Why You Need to Re-Pot Plants and Herbs

Re-pot herbs for indoor herb garden

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Have you noticed your plants and herbs looking rather dreadful lately? Have you tried all your tricks to water them back to life, or asked yourself why your healthy plant is all of a sudden dying?

Chances are you haven’t thought of one thing that may be the solution for a fresh revival.

What is that one thing, you ask? Well, the answer is you need to re-pot herbs and plants to keep them healthy.

You probably love being able to use fresh herbs year round for cooking. Like many others, you also probably love having live plants around your home as well.

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Some signs that a plant is ready to be repotted are that they are growing out of their own containers. Perhaps their roots are started to get exposed.

You may also notice a slow down in production a bit from your herbs. If you’re noticing these things, it’s probably a perfect time to get them in a larger pot and change out the soil.

Why You Need to Repot

Re-pot herbs for indoor herb garden
Exposed roots on herb plant

When you read about repotting, it doesn’t always mean changing the actual pot the plant is in. In some context it can mean changing out the soil. In the photo above, you can see that the roots are exposed and the plant is growing above the soil.

A good way to injure your plants is to expose the roots, so you’ll need to quickly remedy this. A quick re-potting and soil change will help the plant thrive for a few reasons:

  • You want to replace the soil to replenish nutrients for the herb to continue to grow.
  • To remove excessive, tangled roots. The purpose of this is allow enough soil/nutrients and water to reach the plant. This will also avoid root death by strangulation and rot.
  • Allow more growth by removing the excess root to give new growth more room in the pot
  • Proactively prevent root rot. If the entire base of the plant becomes one large knot of roots, it will eventually rot and the plant will die.

How to Re-pot Herbs and Plants

First, you want to gently remove the existing plant from it’s pot and place the pot aside. Then, you should gently shake off excess soil. If there is a noticeably large, or excessive root where you can see more root than soil, you will want to remove it.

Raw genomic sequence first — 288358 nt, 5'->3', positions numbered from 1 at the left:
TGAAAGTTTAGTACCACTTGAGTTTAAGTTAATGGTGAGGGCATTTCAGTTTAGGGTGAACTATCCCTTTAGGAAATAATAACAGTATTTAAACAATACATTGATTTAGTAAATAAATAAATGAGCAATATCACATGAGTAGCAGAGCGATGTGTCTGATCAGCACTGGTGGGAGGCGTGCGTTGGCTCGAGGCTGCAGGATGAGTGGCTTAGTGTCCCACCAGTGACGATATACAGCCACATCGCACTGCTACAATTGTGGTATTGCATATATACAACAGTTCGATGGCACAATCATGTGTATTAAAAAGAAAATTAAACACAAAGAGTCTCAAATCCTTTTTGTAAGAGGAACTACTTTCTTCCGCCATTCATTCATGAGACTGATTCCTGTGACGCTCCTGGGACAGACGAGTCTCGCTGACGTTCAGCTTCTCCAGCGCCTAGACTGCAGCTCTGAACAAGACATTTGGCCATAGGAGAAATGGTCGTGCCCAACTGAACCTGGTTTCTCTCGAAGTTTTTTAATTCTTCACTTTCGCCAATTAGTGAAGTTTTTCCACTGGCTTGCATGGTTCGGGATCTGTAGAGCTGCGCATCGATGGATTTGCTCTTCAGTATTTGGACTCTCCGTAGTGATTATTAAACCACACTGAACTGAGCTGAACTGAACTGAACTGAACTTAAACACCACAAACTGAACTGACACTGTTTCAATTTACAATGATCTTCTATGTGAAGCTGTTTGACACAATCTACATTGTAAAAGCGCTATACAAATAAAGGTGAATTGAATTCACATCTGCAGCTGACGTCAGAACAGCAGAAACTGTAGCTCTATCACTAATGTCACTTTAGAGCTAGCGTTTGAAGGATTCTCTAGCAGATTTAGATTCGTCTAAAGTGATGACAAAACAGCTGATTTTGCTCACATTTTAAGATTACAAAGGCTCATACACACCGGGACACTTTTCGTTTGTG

You can do so by gently tugging the outer layers first. You’ll want to loosen up the root ball at the base. You’ll notice they come off easily as they are no longer active roots and attached to the base of the plant. This should significantly cut down on the size of the root ball.

Re-pot herbs for indoor herb garden BEFORE
Before

Next, you will need to remove any excess soil in the pot. I recommend thoroughly cleaning the pot before replanting anything into it, or just using a new, clean pot. If there were any undetected diseases, you don’t want to bring them with you to the new soil.

Re-pot herbs for indoor herb garden AFTER
After

After adding a layer of soil to the new pot, you can then place the herb back into the pot and cover the roots with soil.

Re-pot herbs for indoor herb garden
Repotted green onion plant

After you’ve added the last bit of soil, you will need to water the plant thoroughly. Once I see a little bit of growth again, I’ll cut back and trim the green onions pretty short and it’ll look just like new! I am waiting between the repotting and the trim as to not shock the plant too much!

No-Soil Potted Plant Options

You may be thinking that you are tired of having the re-pot your plants. It’s gotten too messy, and you don’t have the time. Maybe high maintenance and delicate herbs aren’t your thing. But you still find yourself growing them.

Perhaps it’s time to move into a no-soil option and leave the whole bag of dirt behind!

Option 1: Hydroponic Herb Garden Kit

This is a great option, especially if you’re new to indoor herb gardens or hydroponic planting. This is an amazing system because all you need to do is add water and keep an eye on the levels. If you forget or simply never remember to add more water, don’t fret, it has a built in alarm to let you know if the water levels dip too low!

Option 2: AeroGarden Harvest System

The AeroGarden Harvest System is a wonderful option, and has been a best seller on Amazon for quite some time. It truly has all the bells and whistles you need for an effortless indoor herb garden.

Little will be required of you, I promise, but you’ll be able to enjoy all the benefits! This system includes the LED grow light, a reminder for when to add water and plant food and will automatically turn lights on and off!

Option 3: LeGrow Self-Watering Indoor Planter

I love this stunning, decorative but useful self watering indoor planter. Not only is it nice to look at, but it also allows you to build and customize your own system! This planter is a great option for a self water system that you can use for a variety of herbs and microgreens. This system includes 6 self-watering pots with ventilation, a grow lamp, humidifier and charging hub with 4 USB ports.

Whatever you choose, give your plants the best chance of survival. Remember to water them, aerate the soil from time to time. And of course, repot and change the soil every so often.

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